News & Media


Pit-wall hit ends strong run for pole-winner Martin

August 19, 2012, David Caraviello, NASCAR.com

BROOKLYN, Mich. -- A strong run for Mark Martin came to an abrupt end Sunday when his pole-winning car slammed into the end of the pit wall at Michigan International Speedway.

Martin, a five-time winner at the track, had led 54 of the 65 laps contested before his No. 55 spun in the wake of a larger accident and slid toward pit road. The blue-and-white Toyota hit the pit wall where it opens to allow access to and from the Sprint Cup garage area, at a sharp angle that generated a large impact and left a crater in the sheet metal right behind the driver's seat.

Video: Scary crash for Martin

"I really feel that was a freak accident," Martin said after exiting the track's infield care center. "I'm not sure you can ever completely fix something like that. That was a pretty freak angle that I got at that. I'm not sure what you could do. It could have been really bad if I'd have gotten in that hole a little deeper, where it caught me in the door instead of the crush area back there."

It was scary enough as it was, with the spinning car hurtling toward the pit wall opening. Martin hit at the gap separating the pit stalls of Kasey Kahne and Jimmie Johnson, and even No. 48 crew chief Chad Knaus shouted over the radio for his crewmen to grab fire extinguishers and help the Michael Waltrip Racing driver exit the vehicle.

Thankfully, Martin climbed out and walked away. "It was not as bad as it looked," Martin said of the impact. "I was concerned right before I hit it. I thought, 'This could be one of those sudden stops.'"

The incident started when Bobby Labonte spun in front of Juan Montoya, and Kahne and Martin went sideways trying to slow down in the accident's wake. Once his car started spinning, Martin said he was hoping to miss the pit wall completely, but he soon realized that wouldn't be possible.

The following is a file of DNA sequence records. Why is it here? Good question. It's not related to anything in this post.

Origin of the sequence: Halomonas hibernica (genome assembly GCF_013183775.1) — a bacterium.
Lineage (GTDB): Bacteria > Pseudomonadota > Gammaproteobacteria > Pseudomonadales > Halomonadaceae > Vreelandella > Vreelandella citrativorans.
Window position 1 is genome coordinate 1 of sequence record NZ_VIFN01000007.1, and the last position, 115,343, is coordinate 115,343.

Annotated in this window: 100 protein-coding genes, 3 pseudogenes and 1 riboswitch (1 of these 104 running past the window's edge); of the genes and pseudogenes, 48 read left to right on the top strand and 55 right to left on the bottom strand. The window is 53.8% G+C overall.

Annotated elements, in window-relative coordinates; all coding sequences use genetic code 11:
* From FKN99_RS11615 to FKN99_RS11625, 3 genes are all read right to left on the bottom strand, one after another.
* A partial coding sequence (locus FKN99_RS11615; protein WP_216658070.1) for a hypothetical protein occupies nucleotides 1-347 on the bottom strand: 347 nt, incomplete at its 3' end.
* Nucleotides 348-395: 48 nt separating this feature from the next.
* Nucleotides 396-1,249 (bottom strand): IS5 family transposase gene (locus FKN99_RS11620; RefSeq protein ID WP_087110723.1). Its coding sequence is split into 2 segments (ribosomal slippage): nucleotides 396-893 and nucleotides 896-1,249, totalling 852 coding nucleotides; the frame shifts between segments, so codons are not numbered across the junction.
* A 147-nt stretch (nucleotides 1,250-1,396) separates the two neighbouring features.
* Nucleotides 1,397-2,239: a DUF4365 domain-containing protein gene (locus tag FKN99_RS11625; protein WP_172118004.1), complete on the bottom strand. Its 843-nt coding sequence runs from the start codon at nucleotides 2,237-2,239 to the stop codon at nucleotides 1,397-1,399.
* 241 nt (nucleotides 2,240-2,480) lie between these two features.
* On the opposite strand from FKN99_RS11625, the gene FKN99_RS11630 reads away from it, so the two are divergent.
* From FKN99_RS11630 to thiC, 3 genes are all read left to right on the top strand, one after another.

"It's unfortunate," he said. "I fought it with everything I had. With where I came from and the speed I came from and the confines of pit road, I couldn't miss it."

It's customary for NASCAR to review areas of the race track after odd-angle hits like the one Martin endured. An inside wall opening on the backstretch at Las Vegas, for instance, was redesigned and had the SAFER barrier added to it after Jeff Gordon walked away from a thunderous impact there in 2008. Another Gordon crash, this one at Richmond in 2011, prompted the track to add the SAFER barrier to a previously uncovered area of the inside backstretch wall.

"Could have been a lot worse than it was," Brad Keselowski, Sunday's second-place finisher, said of Martin's accident. "Over the course of time, we always get complacent and think that we've hit all the buttons on the safety side. Then you see something like that. It shows you why you have to never quit working at making these cars and tracks safer, because that could have been a lot worse, whether it was for Mark or for the crew members or anybody. So it's just one of those moments where you realize you might think that you have safety covered in this sport, but you never do."

The accident ended one of the best runs of the season for Martin, who is running a partial schedule for MWR. Afterward, though, he was all smiles, thanking his team, manufacturer and sponsor for the opportunity.

"I'm so grateful," he said. "I'm not even supposed to be able to get a ride anymore."